September 5

CORRECTION: The previous edition of the “Ed News” was incorrectly dated Aug. 30.  It should have been marked as Aug. 31.  The Chief Commissar regrets the error.
   Things are getting hot on the union/school board negotiating front.  The Chicago Teachers Union (CTU) gave the Chicago Public Schools (CPS) a ten-day strike notice last week which means the union could call a strike as early as Sept. 10.  Most Chicago students returned to school yesterday.   You can get all the details from this report:
   Two principals with LAUSD high schools were reassigned after they allowed 3 students to make up a social studies class within a couple of days in order that the seniors could graduate.  Monday’s L.A. Times explains all the details:,0,3535436.story
   The ongoing saga between parents, the courts and the Adelanto school board over the parents’ attempt to take control of their underperforming school via the parent-trigger law sparked a strongly worded op-ed in the same paper urging the board to quit defying a judge’s ruling in the case:,0,3861867.column
   According to yesterday’s Times, the district and its police force are using a new, proactive tactic against student truancy and other misbehavior.  Instead of issuing citations requiring possible court appearances and fines for infractions, the police will refer miscreants to community centers where they will get counseling and guidance instead of punishment:,0,6846698.story
   The Democrats are meeting in their national convention at Charlotte this week.  Teachers’ unions have always been major supporters of the party, providing money and foot soldiers for registration and get-out-the-vote drives in return for support on policy issues.  This year the alliance between the party and union groups may be fraying.  One bone of contention was the screening of the pro parent-trigger, anti-teacher union film “Won’t Back Down” in the city yesterday.  The Times explains what else is causing the schism:,0,6567521.story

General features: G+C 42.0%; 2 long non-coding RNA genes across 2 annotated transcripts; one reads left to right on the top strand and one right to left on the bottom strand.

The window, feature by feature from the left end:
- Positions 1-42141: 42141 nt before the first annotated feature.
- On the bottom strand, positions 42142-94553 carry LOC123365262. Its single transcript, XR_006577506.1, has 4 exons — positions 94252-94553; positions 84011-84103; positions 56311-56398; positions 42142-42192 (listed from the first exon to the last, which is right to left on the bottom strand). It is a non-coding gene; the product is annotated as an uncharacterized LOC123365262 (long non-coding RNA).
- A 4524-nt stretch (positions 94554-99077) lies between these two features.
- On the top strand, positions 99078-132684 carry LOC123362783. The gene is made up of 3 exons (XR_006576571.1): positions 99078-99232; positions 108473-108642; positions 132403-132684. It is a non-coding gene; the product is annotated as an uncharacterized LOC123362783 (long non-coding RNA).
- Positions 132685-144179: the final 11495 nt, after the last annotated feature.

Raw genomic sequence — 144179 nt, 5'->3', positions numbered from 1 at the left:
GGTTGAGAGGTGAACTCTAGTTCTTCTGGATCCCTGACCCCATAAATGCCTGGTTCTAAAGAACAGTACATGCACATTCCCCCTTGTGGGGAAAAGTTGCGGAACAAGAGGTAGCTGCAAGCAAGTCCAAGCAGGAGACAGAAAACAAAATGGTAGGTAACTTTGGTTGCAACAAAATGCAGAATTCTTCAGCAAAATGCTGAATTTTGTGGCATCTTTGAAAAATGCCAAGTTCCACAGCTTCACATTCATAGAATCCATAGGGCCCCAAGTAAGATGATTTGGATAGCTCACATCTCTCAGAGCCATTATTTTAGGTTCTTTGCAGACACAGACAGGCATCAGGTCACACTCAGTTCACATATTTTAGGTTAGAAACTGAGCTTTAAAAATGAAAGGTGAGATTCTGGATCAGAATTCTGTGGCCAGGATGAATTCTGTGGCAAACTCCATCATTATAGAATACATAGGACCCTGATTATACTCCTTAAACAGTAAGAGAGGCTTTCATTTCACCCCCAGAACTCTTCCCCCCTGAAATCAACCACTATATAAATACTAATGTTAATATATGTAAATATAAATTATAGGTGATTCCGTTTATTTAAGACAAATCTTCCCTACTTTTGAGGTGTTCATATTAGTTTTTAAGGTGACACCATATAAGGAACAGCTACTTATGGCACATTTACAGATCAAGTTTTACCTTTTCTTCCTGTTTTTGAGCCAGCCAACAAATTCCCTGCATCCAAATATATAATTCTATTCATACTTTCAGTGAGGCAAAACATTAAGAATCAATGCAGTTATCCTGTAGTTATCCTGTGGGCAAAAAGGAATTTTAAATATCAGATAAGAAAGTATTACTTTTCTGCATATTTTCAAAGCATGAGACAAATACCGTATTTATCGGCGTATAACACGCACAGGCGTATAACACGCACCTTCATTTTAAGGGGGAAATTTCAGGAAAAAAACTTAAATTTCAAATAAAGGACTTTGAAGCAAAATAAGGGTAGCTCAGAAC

A parent activist on school reform and a long-time Democratic Party supporter writes a blog, reprinted by Valerie Strauss, explaining why she’s ready to do battle with the party over its education policies:
   The Democratic Party platform stresses the Common Core Standards along with other issues.  This piece from Education Week explains what’s in the document and contrasts it with what the Republicans wrote:
   A new bill, SB 1458, cleared the state legislature and was sent to Gov. Brown for his action.  It would change the way schools are evaluated with less of an emphasis on standardized test scores and more on other factors.  A similar bill was vetoed by Brown last year.  You can get all the details from this brief item in The Sacramento Bee:  An article from SI&A Cabinet Report describes several other bills awaiting the governor’s action that deal with student behavior, suspensions and expulsions:  Another bill headed to Gov. Brown’s desk, SB 1200, would help clear up confusion over what type of math should be required of students in the 8th grade.  Ed Source tries to clear the fog:
   And finally, the Los Angeles Daily News provides an update on negotiations between the LAUSD and its unions regarding a new teacher evaluation system:

Dave Alpert (’71) Chief Commissar

Leave a Reply

Fill in your details below or click an icon to log in: Logo

You are commenting using your account. Log Out /  Change )

Google+ photo

You are commenting using your Google+ account. Log Out /  Change )

Twitter picture

You are commenting using your Twitter account. Log Out /  Change )

Facebook photo

You are commenting using your Facebook account. Log Out /  Change )


Connecting to %s